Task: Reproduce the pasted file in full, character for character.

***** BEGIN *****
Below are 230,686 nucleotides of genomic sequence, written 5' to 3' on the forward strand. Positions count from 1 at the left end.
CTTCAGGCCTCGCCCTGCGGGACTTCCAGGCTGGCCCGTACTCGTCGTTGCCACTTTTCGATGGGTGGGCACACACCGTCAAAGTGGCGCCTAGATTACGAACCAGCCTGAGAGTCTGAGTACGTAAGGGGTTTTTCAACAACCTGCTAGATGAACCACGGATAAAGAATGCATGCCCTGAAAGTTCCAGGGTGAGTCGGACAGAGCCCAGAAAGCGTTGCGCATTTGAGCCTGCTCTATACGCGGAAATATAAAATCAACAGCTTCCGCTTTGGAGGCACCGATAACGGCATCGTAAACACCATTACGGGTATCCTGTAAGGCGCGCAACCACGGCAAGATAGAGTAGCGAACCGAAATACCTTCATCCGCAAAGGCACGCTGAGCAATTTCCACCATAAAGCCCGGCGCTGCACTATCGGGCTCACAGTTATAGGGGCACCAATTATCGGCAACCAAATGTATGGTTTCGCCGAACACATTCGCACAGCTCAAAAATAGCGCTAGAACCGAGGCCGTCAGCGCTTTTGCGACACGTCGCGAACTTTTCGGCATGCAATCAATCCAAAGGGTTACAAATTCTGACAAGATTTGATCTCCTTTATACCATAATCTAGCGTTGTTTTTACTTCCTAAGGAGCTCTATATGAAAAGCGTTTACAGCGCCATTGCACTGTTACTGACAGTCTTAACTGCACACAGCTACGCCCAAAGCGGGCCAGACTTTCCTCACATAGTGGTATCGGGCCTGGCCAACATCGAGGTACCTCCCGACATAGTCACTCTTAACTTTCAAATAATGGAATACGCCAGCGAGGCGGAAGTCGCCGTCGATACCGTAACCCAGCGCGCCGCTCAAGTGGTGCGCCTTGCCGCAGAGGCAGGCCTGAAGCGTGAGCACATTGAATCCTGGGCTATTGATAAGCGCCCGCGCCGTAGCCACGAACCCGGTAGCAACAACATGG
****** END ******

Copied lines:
Below are 230,686 nucleotides of genomic sequence, written 5' to 3' on the forward strand. Positions count from 1 at the left end.
CTTCAGGCCTCGCCCTGCGGGACTTCCAGGCTGGCCCGTACTCGTCGTTGCCACTTTTCGATGGGTGGGCACACACCGTCAAAGTGGCGCCTAGATTACGAACCAGCCTGAGAGTCTGAGTACGTAAGGGGTTTTTCAACAACCTGCTAGATGAACCACGGATAAAGAATGCATGCCCTGAAAGTTCCAGGGTGAGTCGGACAGAGCCCAGAAAGCGTTGCGCATTTGAGCCTGCTCTATACGCGGAAATATAAAATCAACAGCTTCCGCTTTGGAGGCACCGATAACGGCATCGTAAACACCATTACGGGTATCCTGTAAGGCGCGCAACCACGGCAAGATAGAGTAGCGAACCGAAATACCTTCATCCGCAAAGGCACGCTGAGCAATTTCCACCATAAAGCCCGGCGCTGCACTATCGGGCTCACAGTTATAGGGGCACCAATTATCGGCAACCAAATGTATGGTTTCGCCGAACACATTCGCACAGCTCAAAAATAGCGCTAGAACCGAGGCCGTCAGCGCTTTTGCGACACGTCGCGAACTTTTCGGCATGCAATCAATCCAAAGGGTTACAAATTCTGACAAGATTTGATCTCCTTTATACCATAATCTAGCGTTGTTTTTACTTCCTAAGGAGCTCTATATGAAAAGCGTTTACAGCGCCATTGCACTGTTACTGACAGTCTTAACTGCACACAGCTACGCCCAAAGCGGGCCAGACTTTCCTCACATAGTGGTATCGGGCCTGGCCAACATCGAGGTACCTCCCGACATAGTCACTCTTAACTTTCAAATAATGGAATACGCCAGCGAGGCGGAAGTCGCCGTCGATACCGTAACCCAGCGCGCCGCTCAAGTGGTGCGCCTTGCCGCAGAGGCAGGCCTGAAGCGTGAGCACATTGAATCCTGGGCTATTGATAAGCGCCCGCGCCGTAGCCACGAACCCGGTAGCAACAACATGG